AP: I was born in the US. I’m a dual citizen. My parents are Canadian and we moved to Toronto when I was 11 years old. My parents were active liberal hippies and took us to peace marches when we were kids. So it wasn’t just being Canadian. Having an outsider lens for much of my life has been helpful and having lived in an environment where different things are possible is important, because a lot of Americans have a pretty narrow view that the way things happen here is the right way.


A&S: Do you find that making a case for human rights in the environment of heightened security and crisis is harder, or do you need to make different arguments?

AP: It depends on the issue. I spent so many years working on behalf of unpopular people. Human rights sounds great until you’re talking about terrorist suspects and what I hear a lot is, yes but… of course we believe, but what about… security, the protection of my family… which is obviously something I care about too. But since the presidential election, a lot of Americans have started to realize that the sense they had about their core rights being protected is not as firm or solid as they had perceived it to be. Surveillance is also an issue that this administration or the public doesn’t talk about very much. For some people now, the fact that this particular administration could screen your calls, or read your email—it’s made people more alert and hopefully more politically active.


A&S: How did your undergraduate studies prepare you for your career beyond law school?

 AP: I did a specialist degree in political science and I also minored in women’s studies. I think that sort of education is really about the whole world (it’s a narrow field but it’s about the world) and that is very valuable. I took interesting classes such as political theory…these big picture classes make you think in a broader way and that’s what you need to do to have the kind of career that I’ve had.

I had planned to be a lawyer from the age of 10. I was very active in U of T: I was in a sorority, and president of my Tri Delta chapter at U of T; I wrote for the UC newspaper; I was involved in a student theater group; I volunteered at the sex education centre; and I was a peer tutor with Frontier College. That kind of extra-curricular involvement also really shaped me.


A&S: If you were to talk to students who were thinking about devoting themselves to human rights work, what advice would you give them?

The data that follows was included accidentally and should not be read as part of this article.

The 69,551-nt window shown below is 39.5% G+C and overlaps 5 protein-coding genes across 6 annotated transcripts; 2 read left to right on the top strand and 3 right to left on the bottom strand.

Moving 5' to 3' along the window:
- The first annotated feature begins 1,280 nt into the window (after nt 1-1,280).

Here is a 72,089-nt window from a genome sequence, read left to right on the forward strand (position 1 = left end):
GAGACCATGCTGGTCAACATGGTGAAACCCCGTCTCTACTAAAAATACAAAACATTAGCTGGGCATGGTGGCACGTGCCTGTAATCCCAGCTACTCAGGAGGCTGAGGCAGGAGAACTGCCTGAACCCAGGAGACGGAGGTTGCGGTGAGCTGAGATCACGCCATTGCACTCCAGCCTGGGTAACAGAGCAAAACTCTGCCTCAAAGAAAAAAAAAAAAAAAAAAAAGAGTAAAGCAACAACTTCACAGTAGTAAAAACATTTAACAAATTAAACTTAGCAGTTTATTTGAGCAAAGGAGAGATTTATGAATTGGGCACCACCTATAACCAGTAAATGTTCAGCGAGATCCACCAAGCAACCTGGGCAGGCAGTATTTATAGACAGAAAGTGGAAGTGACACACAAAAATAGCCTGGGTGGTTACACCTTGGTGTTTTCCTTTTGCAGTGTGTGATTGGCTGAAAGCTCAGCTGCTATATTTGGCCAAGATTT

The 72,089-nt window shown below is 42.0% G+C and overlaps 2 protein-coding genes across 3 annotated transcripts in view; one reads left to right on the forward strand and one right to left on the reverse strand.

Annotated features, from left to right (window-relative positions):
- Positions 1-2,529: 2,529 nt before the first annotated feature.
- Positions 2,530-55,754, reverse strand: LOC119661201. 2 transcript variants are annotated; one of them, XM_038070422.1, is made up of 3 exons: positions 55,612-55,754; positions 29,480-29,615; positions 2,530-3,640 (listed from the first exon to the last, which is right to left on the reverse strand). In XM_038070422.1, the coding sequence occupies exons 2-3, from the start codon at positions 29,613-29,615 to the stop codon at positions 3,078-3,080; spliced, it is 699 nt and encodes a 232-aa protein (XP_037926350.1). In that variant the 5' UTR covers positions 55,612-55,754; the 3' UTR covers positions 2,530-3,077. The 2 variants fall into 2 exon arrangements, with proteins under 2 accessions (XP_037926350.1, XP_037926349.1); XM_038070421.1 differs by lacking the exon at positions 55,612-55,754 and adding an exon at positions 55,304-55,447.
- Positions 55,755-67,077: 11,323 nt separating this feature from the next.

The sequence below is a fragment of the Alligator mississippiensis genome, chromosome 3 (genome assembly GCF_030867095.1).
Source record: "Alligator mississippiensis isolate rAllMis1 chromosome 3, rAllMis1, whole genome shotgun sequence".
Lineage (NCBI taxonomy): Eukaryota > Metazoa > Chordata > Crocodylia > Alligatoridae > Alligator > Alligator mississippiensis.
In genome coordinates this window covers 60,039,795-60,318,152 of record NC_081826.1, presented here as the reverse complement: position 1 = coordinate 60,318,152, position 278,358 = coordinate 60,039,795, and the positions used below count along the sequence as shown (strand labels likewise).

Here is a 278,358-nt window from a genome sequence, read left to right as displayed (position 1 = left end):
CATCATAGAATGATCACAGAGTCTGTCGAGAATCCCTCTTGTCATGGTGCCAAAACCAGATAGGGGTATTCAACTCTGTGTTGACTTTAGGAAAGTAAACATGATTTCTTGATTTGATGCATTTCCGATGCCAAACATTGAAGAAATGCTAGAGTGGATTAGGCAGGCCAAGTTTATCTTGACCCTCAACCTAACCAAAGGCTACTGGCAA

AP: I have three primary pieces of advice. The first is to become an excellent writer. I think that good writing is underappreciated. We live in an environment of short, fast communication, but that requires a solid foundation. It does take a good writer to write a good tweet. It also takes a good writer to write a long form, 200-page report, and everything in between. We give writing tests for every single person in the organization. Otherwise stellar candidates with excellent skills, without strong writing and editing skills, they’re of no use to us because we have to constantly convey our message in a number of ways.

The other is to develop a niche. These days because writing takes so many forms, people can write a blog on anything. I don’t think people realize how overwhelmed someone can be, and if a candidate can present themselves as the expert, that is extremely valuable to me. So becoming an expert in something is important.

And finally, for human rights work, field work is important, and travel, familiarity with the rest of the world, and languages are always helpful.


A&S: What does it take to be successful in DC?

AP: Living in this town, inside the bubble, requires a thick skin, and a lot of self-promotion, but in a way that is not arrogant or offensive. Brilliant, passionate, educated, intelligent people come here and there are so many of them, so it is hard to find a way to stand out, which goes back to my point of finding a niche.

As in any political environment, it requires an understanding of the political scene.


A&S: You seem to be very passionate about your work.

AP: I feel really privileged to do the work that I do. I was talking to my sister recently, and she said, you’re the only person I know who loves their job. And I said, yes, I’m so lucky, I love my job, but for me this job is the perfect intersection of my skills and interests. And each person will have their own place where these things meet, but I think it’s a mistake to think you can’t find that. There is a lot of luck involved as well. But people sometimes don’t focus enough on their own strengths and finding a way to capitalize on those strengths. I always say I became a lawyer because I like to argue. But it’s important to know that about oneself and being an advocate requires the same set of skills.